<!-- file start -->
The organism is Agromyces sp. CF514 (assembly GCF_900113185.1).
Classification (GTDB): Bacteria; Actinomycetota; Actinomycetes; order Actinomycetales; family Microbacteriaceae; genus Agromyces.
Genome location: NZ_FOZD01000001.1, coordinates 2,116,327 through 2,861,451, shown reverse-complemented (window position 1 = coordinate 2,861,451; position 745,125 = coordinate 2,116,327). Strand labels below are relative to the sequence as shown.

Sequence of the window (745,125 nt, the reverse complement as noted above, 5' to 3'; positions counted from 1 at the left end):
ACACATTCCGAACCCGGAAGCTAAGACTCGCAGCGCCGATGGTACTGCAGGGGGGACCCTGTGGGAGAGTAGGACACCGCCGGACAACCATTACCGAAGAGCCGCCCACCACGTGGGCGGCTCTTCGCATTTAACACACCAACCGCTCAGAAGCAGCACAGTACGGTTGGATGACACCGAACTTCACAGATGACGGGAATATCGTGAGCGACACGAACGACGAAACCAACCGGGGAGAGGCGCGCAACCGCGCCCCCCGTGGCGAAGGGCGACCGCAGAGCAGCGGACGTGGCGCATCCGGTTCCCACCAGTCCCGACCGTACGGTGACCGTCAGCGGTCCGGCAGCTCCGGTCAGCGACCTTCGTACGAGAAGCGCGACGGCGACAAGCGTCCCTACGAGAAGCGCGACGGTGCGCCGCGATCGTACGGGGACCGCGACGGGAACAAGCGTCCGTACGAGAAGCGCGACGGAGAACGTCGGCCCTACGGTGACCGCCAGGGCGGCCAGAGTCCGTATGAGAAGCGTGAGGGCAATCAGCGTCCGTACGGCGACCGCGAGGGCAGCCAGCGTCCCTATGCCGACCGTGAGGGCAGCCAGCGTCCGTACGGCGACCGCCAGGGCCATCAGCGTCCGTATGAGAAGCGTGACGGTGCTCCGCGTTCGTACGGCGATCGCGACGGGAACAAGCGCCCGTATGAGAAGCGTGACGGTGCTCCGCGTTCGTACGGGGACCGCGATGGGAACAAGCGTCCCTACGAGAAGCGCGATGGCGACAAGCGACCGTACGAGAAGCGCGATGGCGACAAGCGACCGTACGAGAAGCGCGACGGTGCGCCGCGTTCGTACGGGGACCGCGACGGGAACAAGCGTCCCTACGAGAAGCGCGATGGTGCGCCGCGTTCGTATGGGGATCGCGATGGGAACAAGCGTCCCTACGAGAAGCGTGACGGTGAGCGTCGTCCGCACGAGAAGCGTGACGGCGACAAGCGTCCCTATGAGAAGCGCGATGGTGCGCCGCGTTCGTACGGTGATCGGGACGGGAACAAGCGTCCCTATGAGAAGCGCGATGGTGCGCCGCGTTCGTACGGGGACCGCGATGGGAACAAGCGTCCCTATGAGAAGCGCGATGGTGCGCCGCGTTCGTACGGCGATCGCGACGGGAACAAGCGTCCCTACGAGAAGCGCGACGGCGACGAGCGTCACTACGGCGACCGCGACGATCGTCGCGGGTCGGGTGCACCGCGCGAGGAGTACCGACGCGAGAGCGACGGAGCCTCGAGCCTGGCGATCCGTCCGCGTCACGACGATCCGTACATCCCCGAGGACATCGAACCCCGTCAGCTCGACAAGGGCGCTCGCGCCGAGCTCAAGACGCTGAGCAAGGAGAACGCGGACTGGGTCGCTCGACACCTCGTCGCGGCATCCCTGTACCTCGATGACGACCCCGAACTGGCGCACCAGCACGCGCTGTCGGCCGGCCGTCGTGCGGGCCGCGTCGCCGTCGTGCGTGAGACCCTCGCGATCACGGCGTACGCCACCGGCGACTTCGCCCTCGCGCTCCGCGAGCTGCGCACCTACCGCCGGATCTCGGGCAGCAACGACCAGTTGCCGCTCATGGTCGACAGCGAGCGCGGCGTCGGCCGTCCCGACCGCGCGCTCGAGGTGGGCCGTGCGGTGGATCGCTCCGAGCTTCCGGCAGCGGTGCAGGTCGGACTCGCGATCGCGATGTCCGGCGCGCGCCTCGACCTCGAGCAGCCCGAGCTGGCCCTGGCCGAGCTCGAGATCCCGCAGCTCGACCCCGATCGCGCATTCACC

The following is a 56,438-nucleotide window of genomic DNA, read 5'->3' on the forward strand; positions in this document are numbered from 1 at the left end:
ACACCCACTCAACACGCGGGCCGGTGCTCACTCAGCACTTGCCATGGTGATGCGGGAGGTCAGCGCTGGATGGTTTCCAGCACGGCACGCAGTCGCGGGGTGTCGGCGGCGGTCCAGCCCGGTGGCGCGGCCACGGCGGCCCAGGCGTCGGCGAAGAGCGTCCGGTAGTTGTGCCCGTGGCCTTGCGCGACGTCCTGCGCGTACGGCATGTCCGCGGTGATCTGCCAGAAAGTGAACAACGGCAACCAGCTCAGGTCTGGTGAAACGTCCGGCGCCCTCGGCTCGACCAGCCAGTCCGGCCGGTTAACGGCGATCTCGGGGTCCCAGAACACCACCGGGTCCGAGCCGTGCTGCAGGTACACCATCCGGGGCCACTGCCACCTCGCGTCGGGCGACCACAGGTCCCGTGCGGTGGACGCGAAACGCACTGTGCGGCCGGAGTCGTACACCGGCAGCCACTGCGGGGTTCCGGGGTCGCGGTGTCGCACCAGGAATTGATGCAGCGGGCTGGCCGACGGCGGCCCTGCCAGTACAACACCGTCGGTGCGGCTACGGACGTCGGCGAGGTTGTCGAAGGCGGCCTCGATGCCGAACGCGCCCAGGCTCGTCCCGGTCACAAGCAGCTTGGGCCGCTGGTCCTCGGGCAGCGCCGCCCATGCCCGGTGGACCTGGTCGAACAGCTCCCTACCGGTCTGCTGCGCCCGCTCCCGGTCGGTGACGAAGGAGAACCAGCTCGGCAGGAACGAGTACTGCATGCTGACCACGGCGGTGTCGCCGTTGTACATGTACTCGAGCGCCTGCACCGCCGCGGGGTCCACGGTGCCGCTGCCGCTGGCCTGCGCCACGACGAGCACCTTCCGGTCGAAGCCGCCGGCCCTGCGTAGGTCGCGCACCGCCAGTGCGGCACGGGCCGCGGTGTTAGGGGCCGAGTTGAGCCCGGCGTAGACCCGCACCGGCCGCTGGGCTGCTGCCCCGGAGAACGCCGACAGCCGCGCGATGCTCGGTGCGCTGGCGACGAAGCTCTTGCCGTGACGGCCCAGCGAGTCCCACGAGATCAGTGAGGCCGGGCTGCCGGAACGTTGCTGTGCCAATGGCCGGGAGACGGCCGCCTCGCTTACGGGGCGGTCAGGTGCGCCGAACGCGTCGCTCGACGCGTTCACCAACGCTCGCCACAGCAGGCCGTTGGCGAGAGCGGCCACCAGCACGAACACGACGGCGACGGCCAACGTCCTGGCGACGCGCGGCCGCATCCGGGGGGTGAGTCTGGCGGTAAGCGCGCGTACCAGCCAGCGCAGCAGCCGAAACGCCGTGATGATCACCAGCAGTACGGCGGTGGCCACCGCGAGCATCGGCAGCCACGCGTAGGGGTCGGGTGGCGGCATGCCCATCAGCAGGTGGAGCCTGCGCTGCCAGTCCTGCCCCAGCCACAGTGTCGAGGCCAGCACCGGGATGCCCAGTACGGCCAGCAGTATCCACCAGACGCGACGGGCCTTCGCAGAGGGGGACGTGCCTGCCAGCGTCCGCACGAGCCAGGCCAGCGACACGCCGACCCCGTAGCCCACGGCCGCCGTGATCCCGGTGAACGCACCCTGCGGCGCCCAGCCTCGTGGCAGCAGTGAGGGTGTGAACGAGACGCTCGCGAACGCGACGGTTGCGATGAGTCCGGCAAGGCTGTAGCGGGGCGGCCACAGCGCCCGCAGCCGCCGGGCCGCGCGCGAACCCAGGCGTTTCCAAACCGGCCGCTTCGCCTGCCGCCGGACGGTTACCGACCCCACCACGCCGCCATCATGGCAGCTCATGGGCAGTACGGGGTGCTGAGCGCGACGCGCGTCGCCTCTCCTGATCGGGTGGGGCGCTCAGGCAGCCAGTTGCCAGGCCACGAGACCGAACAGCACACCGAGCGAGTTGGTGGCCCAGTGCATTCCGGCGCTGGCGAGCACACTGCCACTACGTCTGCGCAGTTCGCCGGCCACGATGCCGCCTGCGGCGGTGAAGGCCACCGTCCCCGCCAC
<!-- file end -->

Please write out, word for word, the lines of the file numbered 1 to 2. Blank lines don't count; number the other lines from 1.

The organism is Agromyces sp. CF514 (assembly GCF_900113185.1).
Classification (GTDB): Bacteria; Actinomycetota; Actinomycetes; order Actinomycetales; family Microbacteriaceae; genus Agromyces.